Record-breaking heat wave threatening 130 million from coast to coast

Jul 6, 2024, 5:30 PM

A person cools off during the Waterfront Blues Festival on Friday, July 5, 2024, in Portland, Ore. ...

A person cools off during the Waterfront Blues Festival on Friday, July 5, 2024, in Portland, Ore. A slow-moving and potentially record-setting heat wave is spreading across the Western U.S., sending many residents in search of a cool haven from the dangerously high temperatures. (AP Photo/Jenny Kane)

(AP Photo/Jenny Kane)

PORTLAND, Ore. (AP) — Roughly 130 million people were under threat Saturday and into next week from a long-running heat wave that already has broken records with dangerously high temperatures — and is expected to shatter more from East Coast to West Coast, forecasters said.

Oppressive heat and humidity could team up to spike temperatures above 100 degrees Fahrenheit (about 38 degrees Celsius) in parts of the Pacific Northwest, the Mid-Atlantic and the Northeast, said Jacob Asherman, a meteorologist with the National Weather Service.

In Oregon, records could be broken in cities including Eugene, Portland and Salem, Asherman said. Dozens of other records throughout the U.S. could fall, Asherman added, causing millions to seek relief from the blanket of heat in cooling centers from Bullhead City, Arizona, to Norfolk, Virginia.

The National Weather Service said Saturday it was extending the excessive heat warning for much of the Southwest into Friday.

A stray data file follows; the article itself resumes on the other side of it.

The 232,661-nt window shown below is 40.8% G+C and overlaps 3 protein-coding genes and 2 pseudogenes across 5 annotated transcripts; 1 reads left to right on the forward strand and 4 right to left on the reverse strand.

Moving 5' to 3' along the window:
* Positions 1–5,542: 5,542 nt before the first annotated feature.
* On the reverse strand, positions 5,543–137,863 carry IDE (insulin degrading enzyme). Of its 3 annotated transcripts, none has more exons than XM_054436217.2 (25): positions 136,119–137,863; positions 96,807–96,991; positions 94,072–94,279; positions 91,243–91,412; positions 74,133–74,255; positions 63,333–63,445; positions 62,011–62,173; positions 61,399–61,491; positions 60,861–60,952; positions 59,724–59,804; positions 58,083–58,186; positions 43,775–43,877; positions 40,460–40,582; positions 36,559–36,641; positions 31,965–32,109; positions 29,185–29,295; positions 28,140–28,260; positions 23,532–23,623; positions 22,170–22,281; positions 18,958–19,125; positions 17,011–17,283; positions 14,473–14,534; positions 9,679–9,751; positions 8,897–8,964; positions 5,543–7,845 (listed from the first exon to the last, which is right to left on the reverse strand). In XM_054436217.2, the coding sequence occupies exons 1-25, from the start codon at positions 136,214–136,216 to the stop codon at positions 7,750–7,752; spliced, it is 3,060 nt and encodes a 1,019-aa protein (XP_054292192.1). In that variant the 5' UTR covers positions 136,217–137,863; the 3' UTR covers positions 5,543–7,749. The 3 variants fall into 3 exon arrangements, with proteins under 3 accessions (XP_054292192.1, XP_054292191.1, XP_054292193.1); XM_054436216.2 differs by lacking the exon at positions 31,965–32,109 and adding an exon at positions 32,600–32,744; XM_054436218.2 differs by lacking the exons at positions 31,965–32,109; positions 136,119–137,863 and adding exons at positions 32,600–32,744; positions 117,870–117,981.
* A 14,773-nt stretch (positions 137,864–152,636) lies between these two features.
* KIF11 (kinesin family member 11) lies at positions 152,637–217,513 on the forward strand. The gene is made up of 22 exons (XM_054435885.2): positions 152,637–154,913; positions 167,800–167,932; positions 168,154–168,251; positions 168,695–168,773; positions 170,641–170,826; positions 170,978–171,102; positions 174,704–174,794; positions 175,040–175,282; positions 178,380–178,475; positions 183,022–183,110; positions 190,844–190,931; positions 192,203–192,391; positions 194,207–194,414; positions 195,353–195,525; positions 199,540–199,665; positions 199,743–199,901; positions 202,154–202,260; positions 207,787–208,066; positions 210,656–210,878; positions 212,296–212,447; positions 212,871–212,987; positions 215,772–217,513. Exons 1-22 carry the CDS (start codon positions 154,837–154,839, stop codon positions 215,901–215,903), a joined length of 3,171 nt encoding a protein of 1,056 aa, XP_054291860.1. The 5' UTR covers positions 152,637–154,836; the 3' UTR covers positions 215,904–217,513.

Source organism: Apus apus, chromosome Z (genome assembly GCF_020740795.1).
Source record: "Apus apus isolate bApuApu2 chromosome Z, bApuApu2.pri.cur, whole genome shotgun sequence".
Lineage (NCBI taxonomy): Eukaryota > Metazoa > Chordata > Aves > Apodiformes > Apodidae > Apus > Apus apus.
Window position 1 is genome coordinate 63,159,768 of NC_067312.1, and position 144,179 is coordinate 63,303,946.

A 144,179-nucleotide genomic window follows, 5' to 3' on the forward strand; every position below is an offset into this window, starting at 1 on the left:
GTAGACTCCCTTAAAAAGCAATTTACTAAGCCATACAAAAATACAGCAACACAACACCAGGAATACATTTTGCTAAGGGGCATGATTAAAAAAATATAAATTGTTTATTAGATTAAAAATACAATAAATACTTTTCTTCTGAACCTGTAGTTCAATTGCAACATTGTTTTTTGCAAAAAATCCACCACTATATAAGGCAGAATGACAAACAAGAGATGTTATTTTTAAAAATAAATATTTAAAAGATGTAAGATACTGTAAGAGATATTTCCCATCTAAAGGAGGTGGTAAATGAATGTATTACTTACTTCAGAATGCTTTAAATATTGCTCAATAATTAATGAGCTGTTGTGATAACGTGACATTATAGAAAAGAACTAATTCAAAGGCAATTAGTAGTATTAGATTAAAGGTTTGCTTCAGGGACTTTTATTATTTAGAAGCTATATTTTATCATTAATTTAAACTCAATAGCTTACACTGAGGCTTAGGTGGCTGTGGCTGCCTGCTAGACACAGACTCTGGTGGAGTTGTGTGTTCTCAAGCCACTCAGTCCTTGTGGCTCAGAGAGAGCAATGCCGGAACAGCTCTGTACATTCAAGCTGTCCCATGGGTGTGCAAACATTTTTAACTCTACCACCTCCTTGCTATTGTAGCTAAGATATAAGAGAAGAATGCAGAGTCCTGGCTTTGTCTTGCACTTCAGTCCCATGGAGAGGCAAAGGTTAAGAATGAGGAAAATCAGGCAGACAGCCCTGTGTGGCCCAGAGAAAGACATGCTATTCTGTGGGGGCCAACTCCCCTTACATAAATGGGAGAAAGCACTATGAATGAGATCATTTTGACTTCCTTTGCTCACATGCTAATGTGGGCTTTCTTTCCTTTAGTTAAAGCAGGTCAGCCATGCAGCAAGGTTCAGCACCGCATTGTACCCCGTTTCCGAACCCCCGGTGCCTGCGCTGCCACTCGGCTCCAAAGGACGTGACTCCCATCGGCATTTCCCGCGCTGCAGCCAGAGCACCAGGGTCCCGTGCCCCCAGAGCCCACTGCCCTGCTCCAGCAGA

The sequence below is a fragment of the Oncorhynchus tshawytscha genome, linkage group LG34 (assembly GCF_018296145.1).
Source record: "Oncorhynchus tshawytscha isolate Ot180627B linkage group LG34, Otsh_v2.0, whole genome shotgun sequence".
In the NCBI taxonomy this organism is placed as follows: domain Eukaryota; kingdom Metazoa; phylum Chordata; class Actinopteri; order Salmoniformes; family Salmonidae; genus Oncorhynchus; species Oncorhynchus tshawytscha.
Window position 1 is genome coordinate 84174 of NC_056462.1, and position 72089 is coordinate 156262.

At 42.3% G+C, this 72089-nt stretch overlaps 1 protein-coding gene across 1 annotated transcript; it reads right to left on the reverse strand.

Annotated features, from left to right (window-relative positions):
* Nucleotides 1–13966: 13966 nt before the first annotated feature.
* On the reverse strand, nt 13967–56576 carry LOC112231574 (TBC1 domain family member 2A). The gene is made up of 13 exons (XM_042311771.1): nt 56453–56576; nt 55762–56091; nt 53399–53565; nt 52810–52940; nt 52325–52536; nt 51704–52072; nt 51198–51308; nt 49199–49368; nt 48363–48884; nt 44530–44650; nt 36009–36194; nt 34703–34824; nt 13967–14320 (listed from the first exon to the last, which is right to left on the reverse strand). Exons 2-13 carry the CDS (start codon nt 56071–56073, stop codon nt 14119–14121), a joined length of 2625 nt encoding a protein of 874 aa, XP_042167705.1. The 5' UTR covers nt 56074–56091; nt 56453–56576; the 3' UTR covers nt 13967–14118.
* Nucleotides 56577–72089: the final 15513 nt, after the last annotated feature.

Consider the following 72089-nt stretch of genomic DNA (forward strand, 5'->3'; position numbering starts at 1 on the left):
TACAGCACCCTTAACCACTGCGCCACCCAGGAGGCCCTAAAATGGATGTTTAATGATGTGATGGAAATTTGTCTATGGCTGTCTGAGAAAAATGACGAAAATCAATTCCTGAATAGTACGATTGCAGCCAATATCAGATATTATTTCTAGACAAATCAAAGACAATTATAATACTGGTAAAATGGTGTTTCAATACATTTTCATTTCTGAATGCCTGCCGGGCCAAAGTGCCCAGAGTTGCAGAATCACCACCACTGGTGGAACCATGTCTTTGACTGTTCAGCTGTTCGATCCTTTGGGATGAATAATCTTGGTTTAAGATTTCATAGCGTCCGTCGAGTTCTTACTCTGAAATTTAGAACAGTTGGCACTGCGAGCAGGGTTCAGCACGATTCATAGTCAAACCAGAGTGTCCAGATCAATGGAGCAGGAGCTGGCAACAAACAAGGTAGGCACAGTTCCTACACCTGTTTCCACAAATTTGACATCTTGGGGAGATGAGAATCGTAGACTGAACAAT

“A dangerous and historic heatwave is just getting started across the area, with temperatures expected to peak during the Sunday-Wednesday timeframe,” the National Weather Service in Las Vegas said in an updated forecast.

Excessive heat will likely continue through Friday, the service said.

In sweltering Las Vegas, where the temperature hit 100 degrees (37.7 C) by 10:30 a.m., Marko Boscovich said the best way to beat the heat is in a seat at a slot machine with a cold beer inside an air-conditioned casino.

“But you know, after it hits triple digits it’s about all the same to me,” said Boscovich, who was visiting from Sparks, Nevada to see a Dead & Company concert later Saturday night at the Sphere. “Maybe they’ll play one of my favorites — `Cold Rain and Snow.’”

Heat-related deaths are starting to mount

In Arizona’s Maricopa County, which encompasses Phoenix, there have been at least 13 confirmed heat-related deaths this year, along with more than 160 other suspected heat deaths are still under investigation, according to the county’s most recent report.

That does not include the death of a 10-year-old boy earlier this week in Phoenix who suffered a “heat-related medical event” while hiking with family at South Mountain Park and Preserve, according to police.

Heat records being shattered across the southwest

By 10:30 a.m. Saturday, the National Weather Service said the temperature already had risen to 100 degrees (36.6 C) in Phoenix, which saw a record high of 118 F (47.7 C) for the date on Friday.

Meteorologists predict temperatures will be near daily records region-wide through most, if not all, of the coming week with lower desert highs reaching 115 to 120 degrees (46.1 to 48.8 C) .